Soy Lime Marinated Beef, dressing made with Chef Rossy Earle's Diablo Verde hot sauce on rice noodles (a dish I made recently)
Some recent conversations about food I’ve had with friends in Toronto and New York prompted me to write about it today. I was raised with an almost sacred view of food. I realized how much this has contributed to my perspectives, love and respect for food of all types as an adult. Some of the unwritten rules around food in my childhood were:
· try everything once (especially food you’re afraid to try; there were very, very few exceptions)
· never scoff at food you don't necessarily care for (esp. when at people's home cooked dinners or even restaurants) because that would be extremely disrespectful to whomever prepared it – and to food, in general
· meals are enjoyed together and talked about at length
· nothing is ever wasted (before the ‘nose-to-tail’ was ever a trendy thing, poorer countries practiced this as a given), so excess was frowned upon
· processed/packaged food wasn’t readily available in the Philippines and also more expensive. Therefore nearly everything was cooked fresh (thankfully)
· you ate everything on your plate because so many children around go hungry everyday so a clean plate was a sign of gratefulness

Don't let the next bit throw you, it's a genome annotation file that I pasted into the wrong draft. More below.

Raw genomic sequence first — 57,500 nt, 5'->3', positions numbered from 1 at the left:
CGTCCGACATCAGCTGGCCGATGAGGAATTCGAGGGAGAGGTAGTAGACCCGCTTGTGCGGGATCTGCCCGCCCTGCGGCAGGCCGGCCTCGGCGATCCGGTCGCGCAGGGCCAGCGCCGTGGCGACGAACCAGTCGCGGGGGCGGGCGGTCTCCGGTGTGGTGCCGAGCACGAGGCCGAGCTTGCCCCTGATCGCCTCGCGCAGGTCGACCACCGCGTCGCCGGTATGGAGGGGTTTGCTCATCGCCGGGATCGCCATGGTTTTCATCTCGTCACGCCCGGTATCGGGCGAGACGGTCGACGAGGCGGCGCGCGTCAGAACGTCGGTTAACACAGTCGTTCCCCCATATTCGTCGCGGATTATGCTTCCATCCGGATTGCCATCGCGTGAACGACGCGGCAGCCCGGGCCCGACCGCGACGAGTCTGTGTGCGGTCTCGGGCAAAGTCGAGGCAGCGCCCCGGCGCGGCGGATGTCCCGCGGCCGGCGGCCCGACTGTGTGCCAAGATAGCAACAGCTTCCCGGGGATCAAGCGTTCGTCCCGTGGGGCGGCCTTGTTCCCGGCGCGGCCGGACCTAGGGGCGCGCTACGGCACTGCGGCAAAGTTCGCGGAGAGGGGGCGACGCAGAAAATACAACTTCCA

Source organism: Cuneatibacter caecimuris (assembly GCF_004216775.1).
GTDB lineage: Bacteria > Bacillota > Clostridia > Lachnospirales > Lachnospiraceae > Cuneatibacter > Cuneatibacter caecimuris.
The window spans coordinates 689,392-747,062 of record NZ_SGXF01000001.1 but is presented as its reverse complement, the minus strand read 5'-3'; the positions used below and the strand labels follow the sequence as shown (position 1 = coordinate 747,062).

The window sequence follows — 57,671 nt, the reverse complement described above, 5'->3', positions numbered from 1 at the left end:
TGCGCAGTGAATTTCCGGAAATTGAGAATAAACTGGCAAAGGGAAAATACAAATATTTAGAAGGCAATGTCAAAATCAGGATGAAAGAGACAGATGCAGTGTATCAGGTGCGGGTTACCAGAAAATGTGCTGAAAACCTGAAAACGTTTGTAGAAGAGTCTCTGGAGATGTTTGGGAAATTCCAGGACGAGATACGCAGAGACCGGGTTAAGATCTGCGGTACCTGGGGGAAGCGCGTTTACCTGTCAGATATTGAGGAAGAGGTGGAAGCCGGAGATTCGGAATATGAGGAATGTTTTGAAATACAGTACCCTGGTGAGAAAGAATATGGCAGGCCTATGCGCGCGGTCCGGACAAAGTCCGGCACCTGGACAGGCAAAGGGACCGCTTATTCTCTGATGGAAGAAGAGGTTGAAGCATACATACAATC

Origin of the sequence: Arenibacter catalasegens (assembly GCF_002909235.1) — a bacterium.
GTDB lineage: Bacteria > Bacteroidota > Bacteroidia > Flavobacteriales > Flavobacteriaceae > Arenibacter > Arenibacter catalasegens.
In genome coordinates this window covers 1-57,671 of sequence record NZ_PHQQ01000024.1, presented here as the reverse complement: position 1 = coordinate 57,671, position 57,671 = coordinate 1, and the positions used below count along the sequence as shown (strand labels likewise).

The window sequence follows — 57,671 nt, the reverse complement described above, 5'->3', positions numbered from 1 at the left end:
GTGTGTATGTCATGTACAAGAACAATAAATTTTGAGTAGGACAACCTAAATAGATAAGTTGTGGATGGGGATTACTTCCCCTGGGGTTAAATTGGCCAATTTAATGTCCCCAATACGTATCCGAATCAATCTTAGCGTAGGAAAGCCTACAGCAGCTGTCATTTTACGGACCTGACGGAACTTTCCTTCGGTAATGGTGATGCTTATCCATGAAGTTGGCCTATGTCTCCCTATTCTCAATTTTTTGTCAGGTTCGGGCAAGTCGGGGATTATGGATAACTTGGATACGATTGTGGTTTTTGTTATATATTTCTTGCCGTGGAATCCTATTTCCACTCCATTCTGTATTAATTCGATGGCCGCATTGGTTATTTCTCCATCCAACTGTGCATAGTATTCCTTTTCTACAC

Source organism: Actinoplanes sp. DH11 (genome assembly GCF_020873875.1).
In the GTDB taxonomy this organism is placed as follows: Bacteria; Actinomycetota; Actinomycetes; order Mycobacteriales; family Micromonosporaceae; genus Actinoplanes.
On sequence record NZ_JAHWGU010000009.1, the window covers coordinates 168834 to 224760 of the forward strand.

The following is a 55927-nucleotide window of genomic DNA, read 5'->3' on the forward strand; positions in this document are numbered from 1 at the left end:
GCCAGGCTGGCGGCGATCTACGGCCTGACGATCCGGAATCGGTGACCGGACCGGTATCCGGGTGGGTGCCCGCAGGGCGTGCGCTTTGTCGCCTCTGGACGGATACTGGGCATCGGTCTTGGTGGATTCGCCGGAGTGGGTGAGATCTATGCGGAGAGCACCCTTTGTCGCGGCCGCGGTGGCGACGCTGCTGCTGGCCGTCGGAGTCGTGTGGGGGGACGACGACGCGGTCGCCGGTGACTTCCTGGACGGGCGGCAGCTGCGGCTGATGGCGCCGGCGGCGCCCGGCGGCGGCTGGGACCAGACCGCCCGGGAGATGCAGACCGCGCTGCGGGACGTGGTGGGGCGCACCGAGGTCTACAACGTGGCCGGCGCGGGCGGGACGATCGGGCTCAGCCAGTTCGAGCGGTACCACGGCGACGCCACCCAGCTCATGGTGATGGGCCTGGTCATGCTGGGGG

· when dining on the beach, you ate with your hands on picnic tables lined with banana leaves
All of this taught me to enjoy and respect food as much as I do today. I think it’s normal to have personal preferences. But a narrow-mindedness about food and scoffing at food you didn’t like was looked down upon and simply not allowed when I was growing up. So it drives me crazy when I see narrow-mindedness now. I feel lucky and grateful to have had the upbringing that I had. I love that I was brought up this way. I love seeing children who are growing up with a wider palate and an open-mindedness about food. I have my parents —especially my mom— to thank for this. I was never the kid who was fixated by eating candy. Nor was I allowed to be picky. I was always more interested dinner (not to mention, dessert). Filipino culture centres so much around food in many ways too. So none of this is a surprise. I lived there until I was almost 12 before moving to California. Food was the other religion. Meals were, in essence, pure love and joy. Meals were everything. Not much has changed today.
Living in New York starting in 1999 only helped enhance and widen my perspective and palate. I'm surrounded by even more people over the past two+ years who regard food in this same way in Toronto. It's an endless journey of discovery. It's so fantastic and I wouldn’t have it any other way.